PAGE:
Monitoring and modelling mire hydrology for conservation management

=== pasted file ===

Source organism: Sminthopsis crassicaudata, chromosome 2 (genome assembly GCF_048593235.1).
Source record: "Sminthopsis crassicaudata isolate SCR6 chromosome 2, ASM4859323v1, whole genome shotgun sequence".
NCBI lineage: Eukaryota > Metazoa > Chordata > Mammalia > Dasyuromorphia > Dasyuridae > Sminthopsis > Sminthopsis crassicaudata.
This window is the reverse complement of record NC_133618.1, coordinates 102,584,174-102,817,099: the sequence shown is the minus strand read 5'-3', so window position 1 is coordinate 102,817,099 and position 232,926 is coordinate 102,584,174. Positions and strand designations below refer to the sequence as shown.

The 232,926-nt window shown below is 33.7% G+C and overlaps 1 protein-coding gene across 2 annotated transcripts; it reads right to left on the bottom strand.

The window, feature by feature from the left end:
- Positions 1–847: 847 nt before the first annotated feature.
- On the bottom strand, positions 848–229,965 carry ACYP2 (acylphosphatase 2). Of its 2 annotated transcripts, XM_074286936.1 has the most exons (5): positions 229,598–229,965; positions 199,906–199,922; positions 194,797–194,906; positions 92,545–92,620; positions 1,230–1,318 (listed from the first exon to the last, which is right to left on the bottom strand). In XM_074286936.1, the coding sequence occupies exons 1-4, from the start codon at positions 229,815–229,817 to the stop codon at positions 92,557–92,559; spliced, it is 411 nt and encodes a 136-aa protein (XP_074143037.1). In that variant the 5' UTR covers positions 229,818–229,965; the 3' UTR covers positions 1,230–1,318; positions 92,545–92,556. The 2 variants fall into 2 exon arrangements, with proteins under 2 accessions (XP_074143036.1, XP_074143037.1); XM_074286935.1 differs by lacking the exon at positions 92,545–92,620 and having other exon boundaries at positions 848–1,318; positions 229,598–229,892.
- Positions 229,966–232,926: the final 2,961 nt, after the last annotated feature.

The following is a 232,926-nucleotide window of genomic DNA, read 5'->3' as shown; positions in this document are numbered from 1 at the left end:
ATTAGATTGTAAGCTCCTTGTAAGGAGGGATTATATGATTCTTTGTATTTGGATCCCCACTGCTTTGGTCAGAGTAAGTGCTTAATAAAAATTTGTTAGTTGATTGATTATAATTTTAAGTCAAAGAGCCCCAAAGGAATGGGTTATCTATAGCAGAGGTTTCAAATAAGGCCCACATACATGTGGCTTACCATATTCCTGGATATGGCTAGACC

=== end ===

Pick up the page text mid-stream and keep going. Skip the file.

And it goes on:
The functional hydrological components of the ombrotrophic mire water balance are, considered in terms of their ecological relevance. It is proposed that numerical models provide a suitable framework for mire hydro-systems and their potential as quantitative tools for mire restoration and conservation management is demonstrated. Existing models previously applied to mires are reviewed. The USGS 3-D groundwater model MODFLOW is selected and a new shallow surface and groundwater model GSHAW5 is developed for application to mires. Extensive ecohydrological case studies are undertaken at two mire sites and the models are tested using data collected at the sites. Field studies at Wedholme Flow, Cumbria, extended over four years and the data collected were combined with historical records to form a 10-year hydrological data set. Studies at Trough End Bog, Northumbria, extended over a 3-year period. Topographic, soil and vegetation surveys were carried out at both sites. Watertable fluctuation was recorded manually on a weekly basis and electronically at a 20-minute interval along with automatic meteorological records. New hydrometric techniques were developed in the Surface Water Monitoring Plot, SWaMP, constructed at Trough End to record hydrological exchanges within the hummock-hollow complex of the mire acrotelm. The models operate on very different spatial and temporal scales. GSHAW5 is applied to reproduce ground and surface exchanges in the acrotel. MODFLOW is used to simulate large-scale exchanges in undisturbed areas and between regenerating and active peat cutting areas. Predictive MODFLOW simulations are used to examine the impact of different peat cutting regimes on mire hydrology and potential regeneration. Both models produce simulations strongly correlated to observed hydrological exchanges. The usefulness of numerical models as tools for mire management is considered in light of the model test results from both case studies. It is concluded that both models provide insight and quantitative estimates of hydrological exchanges not possible by other means. MODFLOW simulations reveal considerable water loss from the Wedholme Flow mire reserve to an active peat cutting area. Simulations of Trough End bog reveal hydrological acrotelm processes strongly related to vegetation assemblages. An extensified GSHAW5 acrotelm model is recommended for the simulation of intact ombrotrophic mires.